New strategic concept

Q2: At the 60th Anniversary Summit in April 2009 NATO decided to develop a New Strategic Concept within a year. Taking account of the specific strengths and weaknesses of, as well as member state perspectives on, the Transatlantic Alliance, what Strategic Concept would you propose for NATO?


History of institutional survival - ability to live with intramural tensions.

US has huge numbers of well-equipped and capable forces on which Europe can lean.

It has successfully deterred an attack on Western Europe for 60 years.

There is a solid degree of transatlantic security cooperation.

Economic relationship is strong, despite no formal institutions.

Whilst politically in crisis, Military cooperation within NATO normally very good,.


Use of national caveats.

NATO Response Force (NRF) lacks a clear purpose.

Under-investment in 1990s - cashing-in on the 'peace dividend'.

Lack of strategic air and sea lift within European members.

Must be seen to be relevant.

Lack of a clear, shared vision.

Focus still on MCO so equipment is not optimised for PK and stabilisation ops, etc.

NATO is a military alliance and the use of force is not always appropriate.

Lacks widespread international legitimacy of the kind commanded by the UN.

NATO is seen as serving a Western agenda or even a US agenda.

Many international bodies are distrustful of the alliance, not least the UN.

Proposed Strategic Concept

Military capabilities must be coherent with the political purpose of the Alliance.

Expand to fill 'gaps in the market' and 'niche ops'.

Assisting with org and management of HQs in the field.

Coordination of strategic lift capability to facilitate more rapid deployment.

Providing or assisting with logs support, tactical mobility and other specialised units.

Training, mentoring and assistance with security-sector reform.

Providing quick-reaction forces to assist peace operations in force protection.

'The global security environment is changing rapidly. The likely landscape of 2030, as reflected in the multiple futures developed in this project, will see significant disruptions due to high population density, resource depletion, shifting alliances, advances in human ingenuity and technology, and global economic interdependence. Some believe the scale of these changes will be similar to those experienced from 1910 to 1930. These futures present NATO with unprecedented opportunities to influence positively the future environment, and at the same time help ensure that the Alliance is agile and flexible enough to respond to the unpredictable and complex challenges the future will bring.'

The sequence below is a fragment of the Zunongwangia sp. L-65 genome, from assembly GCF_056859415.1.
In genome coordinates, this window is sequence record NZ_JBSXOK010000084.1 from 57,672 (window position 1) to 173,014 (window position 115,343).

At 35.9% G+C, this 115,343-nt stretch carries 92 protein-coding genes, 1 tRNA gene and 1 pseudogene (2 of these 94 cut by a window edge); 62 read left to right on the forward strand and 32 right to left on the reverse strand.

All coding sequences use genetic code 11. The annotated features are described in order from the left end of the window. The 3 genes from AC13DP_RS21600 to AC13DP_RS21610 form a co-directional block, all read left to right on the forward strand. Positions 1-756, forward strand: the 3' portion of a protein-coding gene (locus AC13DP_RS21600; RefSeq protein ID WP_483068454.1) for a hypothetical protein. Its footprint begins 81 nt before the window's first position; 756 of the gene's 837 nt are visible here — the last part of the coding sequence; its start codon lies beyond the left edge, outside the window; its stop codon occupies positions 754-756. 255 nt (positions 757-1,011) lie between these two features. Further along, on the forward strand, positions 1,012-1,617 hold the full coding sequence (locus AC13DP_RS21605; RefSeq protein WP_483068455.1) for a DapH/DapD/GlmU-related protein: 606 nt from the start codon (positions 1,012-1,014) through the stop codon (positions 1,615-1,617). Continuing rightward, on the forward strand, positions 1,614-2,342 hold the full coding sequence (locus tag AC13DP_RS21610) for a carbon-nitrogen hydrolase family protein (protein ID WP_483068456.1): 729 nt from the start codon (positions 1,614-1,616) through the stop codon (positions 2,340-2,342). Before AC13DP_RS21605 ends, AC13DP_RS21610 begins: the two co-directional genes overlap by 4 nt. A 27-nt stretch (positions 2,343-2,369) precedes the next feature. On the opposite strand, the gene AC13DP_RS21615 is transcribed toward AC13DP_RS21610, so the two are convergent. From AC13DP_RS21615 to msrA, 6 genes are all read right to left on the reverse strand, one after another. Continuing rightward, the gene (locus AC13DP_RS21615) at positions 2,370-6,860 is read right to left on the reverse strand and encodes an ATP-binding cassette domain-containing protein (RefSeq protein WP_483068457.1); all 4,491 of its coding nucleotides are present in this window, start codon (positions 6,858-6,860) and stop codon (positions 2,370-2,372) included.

The first future is called Dark Side of Exclusivity, and describes how globalization, climate change and resource scarcity significantly affect the capacity of states outside the globalized world to function effectively and meet the needs of their populations. Weak and failed states are sources of instability, and the states of the globalized world are faced with strategic choices on how to react.

The second future, called Deceptive Stability, refers to a world where advanced nations are preoccupied with societal change and how to manage the coming demographic shift as native populations age and young migrants fill the void. States in this world of relative benign stability are preoccupied. They focus inward on social cohesion, legal and illegal migration, and transnational issues related to diasporas. This leaves them ill-prepared to deal with geopolitical risk.

Clash of Modernities, the third future, sketches a world where a strong belief in rationalism, coupled with ingenuity and technological innovation, fuels and promotes horizontal connections between advanced networked societies across the globe. This network is challenged from the outside by authoritarian regimes of the hinterlands, and from within by a precarious balance between civil liberties and oversight by the state.

The fourth future is called New Power Politics, in which growing absolute wealth, including the widespread proliferation of WMD, has increased the number of major powers, between whom there is now a tenuous balance. Globalization through trade integration and internationally agreed standards is undermined as these powers compete for and impede global access to resources and spheres of influence.

Each of the futures provides a backdrop for conceptual analysis. Together they present a canvas on which to evaluate risks, threats, potential strategic surprises, implications and, of course, opportunities.

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